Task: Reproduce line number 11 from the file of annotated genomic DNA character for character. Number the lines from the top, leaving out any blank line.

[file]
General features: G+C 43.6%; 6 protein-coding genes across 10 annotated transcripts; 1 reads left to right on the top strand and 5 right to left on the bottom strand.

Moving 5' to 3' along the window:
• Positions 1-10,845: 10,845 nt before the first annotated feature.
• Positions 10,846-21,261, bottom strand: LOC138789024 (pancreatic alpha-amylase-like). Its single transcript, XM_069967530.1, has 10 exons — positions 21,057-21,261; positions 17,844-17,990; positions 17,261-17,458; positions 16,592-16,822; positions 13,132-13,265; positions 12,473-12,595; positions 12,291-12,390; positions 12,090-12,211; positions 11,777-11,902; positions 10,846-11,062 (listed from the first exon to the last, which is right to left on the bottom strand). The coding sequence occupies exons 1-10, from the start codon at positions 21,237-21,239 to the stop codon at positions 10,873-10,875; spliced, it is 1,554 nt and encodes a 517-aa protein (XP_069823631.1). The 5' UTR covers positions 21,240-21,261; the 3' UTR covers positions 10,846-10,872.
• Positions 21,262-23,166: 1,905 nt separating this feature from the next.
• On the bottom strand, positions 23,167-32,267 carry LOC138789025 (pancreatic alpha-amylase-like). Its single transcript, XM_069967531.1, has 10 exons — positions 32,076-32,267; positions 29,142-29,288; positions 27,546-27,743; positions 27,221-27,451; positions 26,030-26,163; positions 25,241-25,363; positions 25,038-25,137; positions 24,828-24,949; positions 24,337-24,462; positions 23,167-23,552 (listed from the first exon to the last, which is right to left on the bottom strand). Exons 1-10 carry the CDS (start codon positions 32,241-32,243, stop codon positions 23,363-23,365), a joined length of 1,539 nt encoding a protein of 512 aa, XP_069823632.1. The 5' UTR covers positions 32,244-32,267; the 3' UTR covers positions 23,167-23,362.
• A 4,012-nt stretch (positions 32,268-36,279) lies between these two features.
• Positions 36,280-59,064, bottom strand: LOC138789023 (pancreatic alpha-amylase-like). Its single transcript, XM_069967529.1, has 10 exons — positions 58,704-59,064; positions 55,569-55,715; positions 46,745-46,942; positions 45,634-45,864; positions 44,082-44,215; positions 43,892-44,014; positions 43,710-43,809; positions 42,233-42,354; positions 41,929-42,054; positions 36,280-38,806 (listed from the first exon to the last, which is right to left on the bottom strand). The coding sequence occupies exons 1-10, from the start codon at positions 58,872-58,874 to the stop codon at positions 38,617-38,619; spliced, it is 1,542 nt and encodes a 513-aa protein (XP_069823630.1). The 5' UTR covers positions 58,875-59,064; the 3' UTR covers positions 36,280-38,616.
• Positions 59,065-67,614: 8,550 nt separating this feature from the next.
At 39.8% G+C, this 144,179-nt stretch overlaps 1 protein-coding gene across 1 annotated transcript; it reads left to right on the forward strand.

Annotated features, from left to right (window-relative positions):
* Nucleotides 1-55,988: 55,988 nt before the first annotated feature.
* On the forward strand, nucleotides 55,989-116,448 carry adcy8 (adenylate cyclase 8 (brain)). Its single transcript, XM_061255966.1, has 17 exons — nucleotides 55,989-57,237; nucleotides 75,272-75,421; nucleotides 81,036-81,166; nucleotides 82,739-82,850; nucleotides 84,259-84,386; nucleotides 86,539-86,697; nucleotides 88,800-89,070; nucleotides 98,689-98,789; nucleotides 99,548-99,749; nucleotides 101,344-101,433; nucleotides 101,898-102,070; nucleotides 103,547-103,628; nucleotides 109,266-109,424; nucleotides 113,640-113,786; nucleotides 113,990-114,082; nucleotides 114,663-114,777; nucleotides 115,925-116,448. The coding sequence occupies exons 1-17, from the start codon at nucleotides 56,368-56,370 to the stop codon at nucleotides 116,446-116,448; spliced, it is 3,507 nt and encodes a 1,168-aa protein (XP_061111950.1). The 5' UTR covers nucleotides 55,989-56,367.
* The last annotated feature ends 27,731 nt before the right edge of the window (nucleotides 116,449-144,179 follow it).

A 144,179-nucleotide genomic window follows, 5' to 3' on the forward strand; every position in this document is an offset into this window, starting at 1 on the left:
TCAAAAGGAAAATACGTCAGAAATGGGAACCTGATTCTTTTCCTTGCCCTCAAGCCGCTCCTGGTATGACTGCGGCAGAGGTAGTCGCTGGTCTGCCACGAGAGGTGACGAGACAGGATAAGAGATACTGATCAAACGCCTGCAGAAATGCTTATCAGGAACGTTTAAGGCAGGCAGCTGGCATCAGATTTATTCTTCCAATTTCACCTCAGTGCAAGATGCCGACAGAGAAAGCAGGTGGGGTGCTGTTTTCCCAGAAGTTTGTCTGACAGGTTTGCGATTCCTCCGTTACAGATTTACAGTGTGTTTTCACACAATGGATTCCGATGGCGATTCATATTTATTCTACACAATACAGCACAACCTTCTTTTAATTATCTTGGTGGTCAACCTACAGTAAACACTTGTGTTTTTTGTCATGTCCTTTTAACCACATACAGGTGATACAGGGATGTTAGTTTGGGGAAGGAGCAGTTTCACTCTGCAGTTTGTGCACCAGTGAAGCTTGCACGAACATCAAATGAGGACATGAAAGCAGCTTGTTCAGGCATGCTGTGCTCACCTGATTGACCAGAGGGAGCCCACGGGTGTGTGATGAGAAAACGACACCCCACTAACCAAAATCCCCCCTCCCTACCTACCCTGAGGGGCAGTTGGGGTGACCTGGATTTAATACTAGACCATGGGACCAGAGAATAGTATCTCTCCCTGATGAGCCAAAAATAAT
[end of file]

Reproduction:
Annotated features, from left to right (window-relative positions):